Technology issues lent some strength to Wall Street, driving most stocks higher and helping the Dow Jones industrial average to its first advance in a week.
The Dow rose 108.60, to 10,937.88, after having lost 496.76 over the previous four sessions. The index had not closed with a gain since last Wednesday, when it rose 42.74 points to an all-time high of 11,326.04.
Broader indicators also gained today. The Standard & Poor's 500-stock index rose 10.66, to 1331.07, and the Nasdaq composite index rose 11.45, to 2750.80.
Intel was among the high-tech issues to revive a market that has sagged under interest-rate concerns. The chipmaker, up 1 1/4 at 83-7/16, led the Nasdaq and was among the strongest components of the S&P 500 as it unveiled a new microprocessor intended for use in devices that route information across the Internet.
Analysts said the development raised expectations that the Internet boom will feed continued growth at computer companies.
In a similar vein, IBM was one of the strongest Dow stocks, rising 2-7/16, to 127. IBM and Cisco said Tuesday that they will jointly provide networking equipment and services to companies looking to do business online.
But analysts remained somewhat skeptical about how strong the market really is, with summer vacations and continued worries about higher interest rates combining to keep many investors on the sidelines.
"There's some underlying anxiety," said David G. Sowerby, a vice president at Loomis Sayles & Co., noting that investors are once again fearful that the Federal Reserve will raise interest rates for a third time this year if it determines the economy is growing too quickly.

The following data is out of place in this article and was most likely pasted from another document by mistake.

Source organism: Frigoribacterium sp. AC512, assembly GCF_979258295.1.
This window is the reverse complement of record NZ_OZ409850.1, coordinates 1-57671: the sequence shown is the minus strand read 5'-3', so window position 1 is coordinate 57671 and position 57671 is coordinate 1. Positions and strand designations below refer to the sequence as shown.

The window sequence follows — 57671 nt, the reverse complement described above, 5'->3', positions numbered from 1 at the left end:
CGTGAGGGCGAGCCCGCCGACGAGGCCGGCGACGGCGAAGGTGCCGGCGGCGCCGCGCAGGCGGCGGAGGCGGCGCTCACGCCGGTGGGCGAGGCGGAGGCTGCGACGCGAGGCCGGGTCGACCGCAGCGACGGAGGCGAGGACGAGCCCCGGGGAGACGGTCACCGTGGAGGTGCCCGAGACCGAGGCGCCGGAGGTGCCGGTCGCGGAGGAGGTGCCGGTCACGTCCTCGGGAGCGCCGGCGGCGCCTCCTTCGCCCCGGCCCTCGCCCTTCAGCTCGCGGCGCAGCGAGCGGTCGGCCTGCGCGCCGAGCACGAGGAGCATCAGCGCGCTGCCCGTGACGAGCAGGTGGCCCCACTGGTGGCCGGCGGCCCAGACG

The Conference Board today provided the latest sign that the economy continues to grow at a brisk pace. The research group's index of leading economic indicators, a key barometer of future economic activity, rose 0.3 percent in July.
But the Conference Board's report was balanced by a Commerce Department report that showed that home building and other construction spending were surprisingly weak in July.
Stocks rose sharply last week after the Fed's most recent rate increase as investors temporarily grew more optimistic that the central bank might leave rates untouched for the rest of the year. But as fear returned to Wall Street, prices turned lower.
"The Fed has created some discomfort in the near term," Sowerby said. "But if they stay committed to low inflation, they are setting the stage for a strong market down the line."
Still, most analysts remain wary heading into September, an often treacherous month for stocks.
"The market has likely set the table for a rocky month," said Brian Belski, chief investment strategist at George K. Baum & Co., citing a lack of market leadership and the worries about higher interest rates.
The market's pockets of strength today included brokerage stocks, which rose after Salomon Smith Barney raised its rating on several of its competitors. Morgan Stanley Dean Witter rose 3-11/16, to 89 1/2, and Lehman Brothers rose 1 5/8, to 55 3/8.
International Paper rose 1-9/16, to 48-5/8, helping the Dow after PaineWebber raised its rating on the stock.
Promus Hotel Corp. rose 2-15/16, to 32, amid reports that Hilton Hotels is negotiating a deal to acquire it.